He told the hearing there had been ''disturbing writings relating to self-harm and self-loathing'' in a journal that was taken from the house. One picture of self-inflicted injury on a computer had been captioned "my arm", he said.

The inquest heard that consultant psychiatrist Dr Andrew Wiener, of the Tavistock and Portman NHS Foundation Trust, had assessed the teenager as being severely depressed when he saw her in May 2012.

But by June his view was that her mood was "lifting", the court heard.

Ms Hassell, senior coroner for Inner London North, told the jury: "The last time she saw Dr Wiener on September 25 her main complaint was she felt she had no say with her mum - no say in what happened to her.

"He thought things were on track - although she still needed help and there were conflict issues, she now had mild rather than severe depression."

The jury in its determination said that Tallulah experienced low self-esteem from an early age.

"Her mother is a normal caring parent, who had conflict with her daughter," they said.

She had difficulties with some girls at school and created an online persona.

"Her mother expressed her concerns and highlighted the dangers of this activity and the possible consequences," the jury said.

During this period Tallulah started to self-harm, which was noticed by the school nurse.

"It is clear she had a rich interior life which she guarded fiercely," the jury said.

After leaving that school she attended sessions with a consultant psychiatrist who diagnosed severe clinical depression.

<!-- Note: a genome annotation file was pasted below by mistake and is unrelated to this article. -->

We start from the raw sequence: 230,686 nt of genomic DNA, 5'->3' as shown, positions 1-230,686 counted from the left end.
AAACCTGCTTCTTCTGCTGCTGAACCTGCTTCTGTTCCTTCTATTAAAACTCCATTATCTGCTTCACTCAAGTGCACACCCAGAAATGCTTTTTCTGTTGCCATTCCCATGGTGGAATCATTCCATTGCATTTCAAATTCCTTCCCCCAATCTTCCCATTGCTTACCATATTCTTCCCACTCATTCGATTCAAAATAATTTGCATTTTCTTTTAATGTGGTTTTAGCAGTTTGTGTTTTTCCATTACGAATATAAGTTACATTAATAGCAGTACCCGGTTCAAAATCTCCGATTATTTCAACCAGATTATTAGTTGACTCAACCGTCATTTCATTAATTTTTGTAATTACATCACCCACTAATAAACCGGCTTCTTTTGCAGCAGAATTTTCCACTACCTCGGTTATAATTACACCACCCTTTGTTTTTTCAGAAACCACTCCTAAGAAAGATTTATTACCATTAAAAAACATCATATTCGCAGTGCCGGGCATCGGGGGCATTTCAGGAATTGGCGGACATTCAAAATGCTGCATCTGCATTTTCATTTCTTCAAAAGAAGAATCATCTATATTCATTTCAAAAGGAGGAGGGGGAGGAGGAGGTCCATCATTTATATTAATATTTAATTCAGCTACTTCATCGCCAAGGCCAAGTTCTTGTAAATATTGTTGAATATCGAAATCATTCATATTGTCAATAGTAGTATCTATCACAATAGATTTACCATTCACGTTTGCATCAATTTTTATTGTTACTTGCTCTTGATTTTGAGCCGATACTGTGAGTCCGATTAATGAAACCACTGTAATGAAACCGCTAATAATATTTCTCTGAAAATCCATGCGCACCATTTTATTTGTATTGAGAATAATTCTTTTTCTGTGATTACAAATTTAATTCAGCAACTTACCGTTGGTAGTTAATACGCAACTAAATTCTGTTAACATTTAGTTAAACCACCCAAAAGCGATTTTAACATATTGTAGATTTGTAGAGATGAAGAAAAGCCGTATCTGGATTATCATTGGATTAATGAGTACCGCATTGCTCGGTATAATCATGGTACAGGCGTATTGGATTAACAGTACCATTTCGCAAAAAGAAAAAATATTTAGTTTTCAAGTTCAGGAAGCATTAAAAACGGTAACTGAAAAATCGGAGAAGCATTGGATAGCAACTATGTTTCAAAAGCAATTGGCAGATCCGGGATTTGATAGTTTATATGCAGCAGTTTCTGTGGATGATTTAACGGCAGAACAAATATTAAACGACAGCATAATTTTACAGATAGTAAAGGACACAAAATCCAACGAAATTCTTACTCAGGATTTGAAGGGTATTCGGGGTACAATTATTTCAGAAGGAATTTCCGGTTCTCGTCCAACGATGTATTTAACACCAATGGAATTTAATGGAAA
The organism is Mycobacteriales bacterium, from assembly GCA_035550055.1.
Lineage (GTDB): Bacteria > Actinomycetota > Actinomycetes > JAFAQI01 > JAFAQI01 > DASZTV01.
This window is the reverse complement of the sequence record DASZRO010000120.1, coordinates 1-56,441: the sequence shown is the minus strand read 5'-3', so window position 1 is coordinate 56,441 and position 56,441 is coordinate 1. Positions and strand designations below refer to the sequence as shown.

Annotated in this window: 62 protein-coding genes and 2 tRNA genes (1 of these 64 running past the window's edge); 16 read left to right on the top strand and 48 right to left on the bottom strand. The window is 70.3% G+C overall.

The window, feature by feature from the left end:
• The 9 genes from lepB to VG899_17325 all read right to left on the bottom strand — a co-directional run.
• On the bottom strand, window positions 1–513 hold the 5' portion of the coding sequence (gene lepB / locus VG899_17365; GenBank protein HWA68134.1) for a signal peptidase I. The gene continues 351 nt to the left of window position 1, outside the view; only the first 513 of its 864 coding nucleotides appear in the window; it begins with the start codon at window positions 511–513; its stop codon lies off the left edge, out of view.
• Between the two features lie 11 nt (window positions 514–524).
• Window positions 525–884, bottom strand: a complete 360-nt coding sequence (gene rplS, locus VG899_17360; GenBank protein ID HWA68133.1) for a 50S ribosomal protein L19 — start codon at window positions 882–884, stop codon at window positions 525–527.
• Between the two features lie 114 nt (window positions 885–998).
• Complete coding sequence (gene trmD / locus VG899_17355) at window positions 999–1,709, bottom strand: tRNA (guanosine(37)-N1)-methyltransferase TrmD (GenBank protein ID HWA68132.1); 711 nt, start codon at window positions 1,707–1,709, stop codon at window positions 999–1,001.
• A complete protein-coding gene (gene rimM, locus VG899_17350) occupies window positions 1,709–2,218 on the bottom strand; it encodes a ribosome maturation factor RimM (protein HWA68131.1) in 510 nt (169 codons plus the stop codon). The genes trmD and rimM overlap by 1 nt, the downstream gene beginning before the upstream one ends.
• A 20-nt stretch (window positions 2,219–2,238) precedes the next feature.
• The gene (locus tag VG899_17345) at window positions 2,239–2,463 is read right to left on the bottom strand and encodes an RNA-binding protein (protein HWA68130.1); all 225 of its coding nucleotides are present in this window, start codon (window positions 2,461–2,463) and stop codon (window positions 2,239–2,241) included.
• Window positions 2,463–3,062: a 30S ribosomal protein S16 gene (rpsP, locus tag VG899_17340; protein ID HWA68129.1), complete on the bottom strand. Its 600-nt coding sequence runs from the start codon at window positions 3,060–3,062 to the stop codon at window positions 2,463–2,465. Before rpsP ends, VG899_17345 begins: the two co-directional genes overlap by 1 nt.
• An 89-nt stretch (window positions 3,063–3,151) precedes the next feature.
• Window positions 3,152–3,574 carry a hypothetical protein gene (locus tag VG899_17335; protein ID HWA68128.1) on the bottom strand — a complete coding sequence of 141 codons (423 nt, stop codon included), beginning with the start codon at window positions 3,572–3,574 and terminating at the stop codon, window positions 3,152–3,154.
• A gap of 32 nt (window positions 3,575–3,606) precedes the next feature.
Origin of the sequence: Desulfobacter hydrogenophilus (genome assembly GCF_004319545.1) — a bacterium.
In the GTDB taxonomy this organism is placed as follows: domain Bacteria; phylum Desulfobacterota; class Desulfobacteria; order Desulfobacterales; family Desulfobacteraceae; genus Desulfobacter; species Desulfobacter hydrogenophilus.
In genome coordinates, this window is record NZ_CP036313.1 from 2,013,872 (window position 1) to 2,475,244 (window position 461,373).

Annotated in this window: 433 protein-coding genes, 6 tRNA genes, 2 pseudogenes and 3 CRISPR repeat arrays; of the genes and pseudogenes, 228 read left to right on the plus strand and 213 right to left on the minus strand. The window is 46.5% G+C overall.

She was prescribed anti-depressant medication coupled with talking therapy.

She took an overdose on October 1, which resulted in an overnight hospital admission.

She was due to see a consultant psychiatrist on October 5 but did not attend this appointment, which was cancelled by her mother.

On October 8 an online account was deleted at her mother's request. "This contained inappropriate images containing self-harming behaviour," the jury said.

This resulted in conflict between Tallulah and her mother. "This site was very important to Tallulah, providing her with a medium to express herself over which she had total control," the jury said.

She did not attend the next appointment with a consultant psychiatrist, on October 12.

The next day, she met a friend she had met online. This meeting was uneventful, however it was without parental consent.

"When Tallulah's mother became aware of it, she challenged Tallulah, and this resulted in another argument."

On the day she died she was driven to dance class by her grandfather, but did not attend.

It is unclear whether she was depressed at the time that she took her own life, the jury said.

A spokeswoman for social networking site Tumblr said: " Tallulah Wilson and her family are in the thoughts of Tumblr and its employees.

"Issues of depression and self-harm are extremely challenging, particularly in online environments that encourage self-expression.

"Tumblr has policies to address the most harmful of this content, and we have systems in place to direct users to appropriate resources for getting whatever help they may need.

"We are committed to continually improving our ability to act on self-harm content, and also to keeping Tumblr a positive, supportive environment for those individuals dealing with issues of depression and self-harm."

A Samaritans spokeswoman has urged anyone who is struggling to cope to contact their helpline on 08457 909090.